Sychugova Elena Konstantinovna

Geologist, member of geological expeditions on Novaya Zemlya.
Born in St. Petersburg in the family of a personnel officer of the corps of military topographers.
In 1930, she joined the Caucasus Section of the Geological Committee of TsNIGRI and in 1931, as a collector, was assigned to a geological party that worked in Transcaucasia.
At the beginning of 1933, Sychugova joined the All-Union Arctic Institute and was accepted as a collector on the East Novaya Zemlya expedition, where her work experience with paleontological material and methods for its technical processing proved useful. A young geologist N.N. Mutafi, the future husband of Elena Konstantinovna. During the expedition, she together with the expedition leader B.V. At the wintering place of Barents in Ice Harbor on the northeast coast of the northern island of Novaya Zemlya, Miloradovich found things belonging to V. Barents and lying on Novaya Zemlya for 337 years: forged nails, wooden and metal soles, forged key, door hinge, layer spilled over the ground of the pitch, the bottom of an earthen vessel with the remains of a viscous, viscous mass, large octahedral pieces of cork and shards of an old earthenware jug of artistic work (Hermitage workers managed to restore it) with the coat of arms and the monogram “PS”. Closer to shore were the remains of a small boat - two half-rotten frames, a piece of roughly made oars and a harpoon of a form that was not used up to that time. Sychugova was the first woman to visit Ice Harbor. Found items were transferred to the Museum of the Arctic Institute (now the State Museum of the Arctic and Antarctic).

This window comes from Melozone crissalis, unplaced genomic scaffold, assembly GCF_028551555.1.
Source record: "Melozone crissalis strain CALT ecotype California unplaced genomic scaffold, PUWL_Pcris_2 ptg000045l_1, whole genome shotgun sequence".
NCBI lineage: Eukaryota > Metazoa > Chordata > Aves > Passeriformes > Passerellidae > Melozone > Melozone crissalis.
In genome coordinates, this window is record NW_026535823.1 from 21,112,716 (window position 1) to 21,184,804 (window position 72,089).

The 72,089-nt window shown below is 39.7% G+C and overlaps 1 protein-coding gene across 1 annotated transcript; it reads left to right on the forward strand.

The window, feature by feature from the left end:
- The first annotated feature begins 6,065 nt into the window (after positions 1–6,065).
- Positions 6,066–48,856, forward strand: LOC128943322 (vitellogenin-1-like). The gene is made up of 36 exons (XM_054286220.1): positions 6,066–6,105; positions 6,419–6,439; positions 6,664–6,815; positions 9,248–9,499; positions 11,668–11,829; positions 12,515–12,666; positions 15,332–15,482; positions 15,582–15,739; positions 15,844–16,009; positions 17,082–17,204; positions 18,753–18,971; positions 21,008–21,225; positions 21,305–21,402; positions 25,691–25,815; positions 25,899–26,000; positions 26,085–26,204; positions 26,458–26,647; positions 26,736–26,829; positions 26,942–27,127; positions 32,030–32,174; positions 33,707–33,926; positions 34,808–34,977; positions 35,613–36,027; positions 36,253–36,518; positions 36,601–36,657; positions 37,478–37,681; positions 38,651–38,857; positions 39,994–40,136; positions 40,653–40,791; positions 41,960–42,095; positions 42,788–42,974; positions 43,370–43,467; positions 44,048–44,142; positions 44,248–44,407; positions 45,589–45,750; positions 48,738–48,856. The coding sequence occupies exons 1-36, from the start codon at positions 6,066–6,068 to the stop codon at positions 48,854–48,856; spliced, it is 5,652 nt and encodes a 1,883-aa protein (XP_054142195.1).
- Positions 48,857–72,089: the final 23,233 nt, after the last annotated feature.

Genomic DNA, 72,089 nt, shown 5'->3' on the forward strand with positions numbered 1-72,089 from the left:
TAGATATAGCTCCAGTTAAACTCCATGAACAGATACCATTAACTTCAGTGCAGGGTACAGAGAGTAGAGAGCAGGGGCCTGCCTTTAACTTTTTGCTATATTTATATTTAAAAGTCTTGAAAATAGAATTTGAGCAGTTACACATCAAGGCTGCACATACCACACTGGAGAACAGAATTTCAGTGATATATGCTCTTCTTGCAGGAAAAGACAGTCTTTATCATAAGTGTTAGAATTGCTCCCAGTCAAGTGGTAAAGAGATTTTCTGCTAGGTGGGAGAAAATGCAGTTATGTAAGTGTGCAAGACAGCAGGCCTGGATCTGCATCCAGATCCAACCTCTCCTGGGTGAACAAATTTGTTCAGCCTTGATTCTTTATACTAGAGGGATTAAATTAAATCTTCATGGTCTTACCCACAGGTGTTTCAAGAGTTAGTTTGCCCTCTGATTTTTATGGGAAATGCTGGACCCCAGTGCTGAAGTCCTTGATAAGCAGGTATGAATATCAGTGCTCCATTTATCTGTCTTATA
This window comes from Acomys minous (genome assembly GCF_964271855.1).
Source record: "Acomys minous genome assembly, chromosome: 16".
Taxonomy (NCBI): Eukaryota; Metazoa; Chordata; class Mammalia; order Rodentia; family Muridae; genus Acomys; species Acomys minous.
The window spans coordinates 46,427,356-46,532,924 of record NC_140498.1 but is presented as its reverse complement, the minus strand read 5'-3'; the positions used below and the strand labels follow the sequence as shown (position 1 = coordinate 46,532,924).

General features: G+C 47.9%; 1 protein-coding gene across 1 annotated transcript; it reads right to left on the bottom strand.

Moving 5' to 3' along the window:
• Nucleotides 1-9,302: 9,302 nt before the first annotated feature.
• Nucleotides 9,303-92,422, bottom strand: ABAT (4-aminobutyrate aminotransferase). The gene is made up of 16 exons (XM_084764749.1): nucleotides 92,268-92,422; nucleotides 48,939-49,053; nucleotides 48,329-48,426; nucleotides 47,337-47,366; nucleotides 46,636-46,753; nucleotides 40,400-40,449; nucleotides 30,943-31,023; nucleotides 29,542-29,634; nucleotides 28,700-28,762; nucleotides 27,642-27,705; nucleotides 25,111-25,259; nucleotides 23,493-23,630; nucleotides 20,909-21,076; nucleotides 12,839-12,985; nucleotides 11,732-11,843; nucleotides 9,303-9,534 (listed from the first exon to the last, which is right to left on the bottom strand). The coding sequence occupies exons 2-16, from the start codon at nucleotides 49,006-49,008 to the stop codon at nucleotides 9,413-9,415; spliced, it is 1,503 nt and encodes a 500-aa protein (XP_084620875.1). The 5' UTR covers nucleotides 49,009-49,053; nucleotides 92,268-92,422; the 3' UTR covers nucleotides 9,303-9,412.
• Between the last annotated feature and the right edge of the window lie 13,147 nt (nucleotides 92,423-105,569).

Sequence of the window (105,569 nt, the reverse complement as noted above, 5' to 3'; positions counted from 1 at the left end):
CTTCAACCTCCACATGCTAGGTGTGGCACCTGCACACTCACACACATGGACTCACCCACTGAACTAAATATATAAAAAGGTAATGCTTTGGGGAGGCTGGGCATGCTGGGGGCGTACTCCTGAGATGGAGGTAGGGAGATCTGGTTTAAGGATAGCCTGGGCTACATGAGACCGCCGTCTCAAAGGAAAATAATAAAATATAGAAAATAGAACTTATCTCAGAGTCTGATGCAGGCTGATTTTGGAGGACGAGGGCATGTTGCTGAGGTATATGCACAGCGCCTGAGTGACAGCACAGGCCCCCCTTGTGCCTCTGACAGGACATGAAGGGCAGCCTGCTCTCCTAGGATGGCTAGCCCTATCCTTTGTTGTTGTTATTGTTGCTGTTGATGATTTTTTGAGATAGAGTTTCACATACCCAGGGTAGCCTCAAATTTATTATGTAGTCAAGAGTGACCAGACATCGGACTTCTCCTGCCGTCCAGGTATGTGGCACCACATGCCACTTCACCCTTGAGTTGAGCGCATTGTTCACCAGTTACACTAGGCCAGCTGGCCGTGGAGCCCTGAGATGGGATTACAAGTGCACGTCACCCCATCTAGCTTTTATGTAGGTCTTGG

After the birth of her son in 1935, Sychugov continued to work as a geologist in various search parties until the beginning of World War II. She remained in besieged Leningrad and only after her husband’s death was evacuated to Ufa to her mother and son.


With son, Alexey Nikolayevich Mutafi


At the end of 1945, an official letter was received from the Arctic and Antarctic Research Institute Director V.Kh. Buynitsky to the plant where Sychugova worked  with a request to send her to Leningrad for registration on a geological expedition to the De Long Islands for a period of 2 years. However, in early 1946, Sychugov was tragically killed in Leningrad, and not having time to go on an expedition.
Buried in Leningrad at the Serafimov cemetery. The grave, unfortunately, was not preserved.
Bay (EKS) south of Cape Bismarck on the Kara coast of the northern island of Novaya Zemlya. Named in 1933 by the staff of the East Novaya Zemlya expedition after the first letters of the name, patronymic and surname Sychugovoy. So her workmates called her in a friendly way.


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